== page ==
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The Greyhound

The Student News Site of Loyola University Maryland

The Greyhound

The Greyhound interviews Andy Grammer about life and music


This year’s fall concert definitely brought a different type of music when compared to the nightclub feel of last year.  Andy Grammer, best known for songs such as “Keep Your Head Up,” “Miss Me,” and “Crazy Beautiful”, brought charm and talent to Reitz last Saturday.  Doing a mix of his original songs form his current album and upcoming album, he also sang several covers including “Thrift Shop” and “Feel So Close To You.”  When someone shouted out it was Emily’s birthday, Grammer serenaded her with “Happy Birthday” and dedicated the next song to her showing what a genuinely nice guy he is along with being a talented performer.


I know you started busking when you were living in Santa Monica; do you still do it sometimes for fun?

No.  [laughs]  It was amazing at the time that I did it.  Because when I was busking, it was just about wanting to be heard.  It’s like a freedom of speech thing.  They can’t tell you not to.  If you get the permit and you walk out and you play, people come by.  You can be heard.  Even if someone stopped and didn’t put any money in, maybe they just gave you a nod like ‘Eh pretty good’, you’re like ‘yes!  That’s just what I need right now.’  Now I’m playing so much, all the time that I don’t really need to get back out there.  But I love that I got my start out there and I love the muscles that you build trying to get people to stop, trying to get people to listen, trying to get attention.  All of these things that I know use on stage.


I read on your website that you started a KathyGramm, an initiative in your mom’s honor to help provide financial assistance to The Tahirh Justice Center.  This center is to help save the lives of women around the world who are abused, neglected, and exploited.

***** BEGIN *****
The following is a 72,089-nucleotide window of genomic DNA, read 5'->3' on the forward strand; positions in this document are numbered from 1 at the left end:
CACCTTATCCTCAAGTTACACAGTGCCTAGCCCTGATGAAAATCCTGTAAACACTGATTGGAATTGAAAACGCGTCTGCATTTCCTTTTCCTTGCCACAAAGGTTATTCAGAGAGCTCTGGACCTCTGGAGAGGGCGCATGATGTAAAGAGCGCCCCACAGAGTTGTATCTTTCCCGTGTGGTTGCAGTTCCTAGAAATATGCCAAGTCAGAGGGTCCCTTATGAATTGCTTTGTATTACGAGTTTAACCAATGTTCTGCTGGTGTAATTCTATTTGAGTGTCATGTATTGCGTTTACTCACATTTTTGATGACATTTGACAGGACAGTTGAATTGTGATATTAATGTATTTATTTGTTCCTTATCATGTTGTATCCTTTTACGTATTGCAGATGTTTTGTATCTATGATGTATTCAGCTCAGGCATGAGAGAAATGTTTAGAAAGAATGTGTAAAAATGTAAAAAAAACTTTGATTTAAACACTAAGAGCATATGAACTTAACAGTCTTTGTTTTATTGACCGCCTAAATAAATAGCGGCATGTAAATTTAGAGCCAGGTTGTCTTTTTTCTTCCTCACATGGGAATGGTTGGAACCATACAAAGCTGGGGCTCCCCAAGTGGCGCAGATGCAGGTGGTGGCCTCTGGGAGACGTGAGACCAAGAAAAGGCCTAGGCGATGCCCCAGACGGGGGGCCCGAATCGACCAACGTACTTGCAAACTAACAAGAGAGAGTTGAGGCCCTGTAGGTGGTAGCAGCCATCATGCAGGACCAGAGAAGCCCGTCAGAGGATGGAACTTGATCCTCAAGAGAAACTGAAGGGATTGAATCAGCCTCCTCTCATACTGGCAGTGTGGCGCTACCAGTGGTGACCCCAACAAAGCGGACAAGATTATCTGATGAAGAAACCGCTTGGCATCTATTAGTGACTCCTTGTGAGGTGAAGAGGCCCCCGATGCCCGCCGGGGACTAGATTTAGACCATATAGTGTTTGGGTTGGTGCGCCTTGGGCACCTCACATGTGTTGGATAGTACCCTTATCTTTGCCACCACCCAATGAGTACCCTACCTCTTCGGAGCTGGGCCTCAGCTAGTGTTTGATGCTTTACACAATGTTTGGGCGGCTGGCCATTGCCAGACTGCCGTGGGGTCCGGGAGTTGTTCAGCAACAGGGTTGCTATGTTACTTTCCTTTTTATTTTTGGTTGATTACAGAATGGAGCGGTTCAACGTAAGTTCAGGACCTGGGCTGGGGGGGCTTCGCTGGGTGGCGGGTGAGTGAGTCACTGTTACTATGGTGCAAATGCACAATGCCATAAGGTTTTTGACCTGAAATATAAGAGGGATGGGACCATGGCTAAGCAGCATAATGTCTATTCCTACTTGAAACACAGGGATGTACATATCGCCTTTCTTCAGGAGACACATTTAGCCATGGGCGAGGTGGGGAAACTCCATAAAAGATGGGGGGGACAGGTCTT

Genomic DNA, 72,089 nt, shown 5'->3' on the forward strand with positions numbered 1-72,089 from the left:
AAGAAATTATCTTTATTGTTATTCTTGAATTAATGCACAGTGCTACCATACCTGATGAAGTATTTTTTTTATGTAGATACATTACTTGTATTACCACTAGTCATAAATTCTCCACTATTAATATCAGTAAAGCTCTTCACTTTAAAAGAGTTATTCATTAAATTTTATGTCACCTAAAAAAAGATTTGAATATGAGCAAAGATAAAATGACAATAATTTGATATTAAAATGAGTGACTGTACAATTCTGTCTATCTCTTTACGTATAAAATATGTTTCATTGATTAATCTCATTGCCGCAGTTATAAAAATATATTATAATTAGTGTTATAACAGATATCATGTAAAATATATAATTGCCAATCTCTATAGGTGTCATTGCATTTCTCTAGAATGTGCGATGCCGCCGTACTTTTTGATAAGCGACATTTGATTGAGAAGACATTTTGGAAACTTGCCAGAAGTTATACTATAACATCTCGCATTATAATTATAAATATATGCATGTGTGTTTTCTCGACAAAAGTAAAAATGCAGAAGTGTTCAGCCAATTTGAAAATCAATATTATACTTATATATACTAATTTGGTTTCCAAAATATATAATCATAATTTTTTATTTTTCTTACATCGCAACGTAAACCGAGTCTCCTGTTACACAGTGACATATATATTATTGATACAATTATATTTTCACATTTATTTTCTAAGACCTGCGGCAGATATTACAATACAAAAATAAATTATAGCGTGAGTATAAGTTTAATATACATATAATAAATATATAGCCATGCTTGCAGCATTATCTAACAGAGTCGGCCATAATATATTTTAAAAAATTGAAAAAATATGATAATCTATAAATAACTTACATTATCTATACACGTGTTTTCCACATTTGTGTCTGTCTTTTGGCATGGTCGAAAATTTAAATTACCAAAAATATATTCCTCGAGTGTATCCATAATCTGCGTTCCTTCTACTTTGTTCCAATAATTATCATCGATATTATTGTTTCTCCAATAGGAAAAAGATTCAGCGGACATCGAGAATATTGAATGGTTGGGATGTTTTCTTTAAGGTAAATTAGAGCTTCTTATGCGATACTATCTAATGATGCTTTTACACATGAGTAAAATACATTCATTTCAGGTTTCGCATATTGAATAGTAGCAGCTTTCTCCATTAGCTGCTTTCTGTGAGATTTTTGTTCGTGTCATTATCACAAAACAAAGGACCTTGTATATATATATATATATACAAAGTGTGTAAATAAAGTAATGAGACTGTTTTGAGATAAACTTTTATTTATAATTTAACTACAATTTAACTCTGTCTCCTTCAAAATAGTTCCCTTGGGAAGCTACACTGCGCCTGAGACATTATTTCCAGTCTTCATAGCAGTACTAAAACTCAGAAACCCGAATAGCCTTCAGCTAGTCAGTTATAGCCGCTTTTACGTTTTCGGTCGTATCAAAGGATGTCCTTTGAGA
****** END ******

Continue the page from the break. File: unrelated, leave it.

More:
My mom was always into women’s rights and trying to empower women.  The lady who runs it is a god friend of mine.  We are trying to raise money and awareness.  It’s a super cool organization, kind of heavy because of what it does.  It provides pro-bono legal work for women who are trying to flee their country because they have been assaulted and abused.  If they go back, they are a lot of the time dead.  When they get here, their lawyers make sure they get what they need.  It’s big deal and really important.  It’s not a cause that gets a lot of attention always.


Your dad is performer and I read you started on guitar because you grew up watching him on stage.  How has this impacted your music?

He is a children’s performer which is awesome, he’s the best.  Mostly what I got from him was really understanding the writing thing of writing something, then revising it, then writing it again and really always kind of looking for ideas and working it out in the next room.  Kind of as a lifestyle being a songwriter.  But he does more folk songs and more kid stuff but he’s the best.  He’s got a great voice.  He’s got a way better voice than I do.


Speaking of songwriting, do you write mostly solo or do you work with co-writers?

I do a lot of both actually especially on the first album and the second album too.  There was a good amount of co-writing.  I kind of like writing alone better but when I force myself into writing with somebody else, sometimes something clicks amazing.  So I do it because I know I will get something out of it that I wouldn’t have gotten otherwise.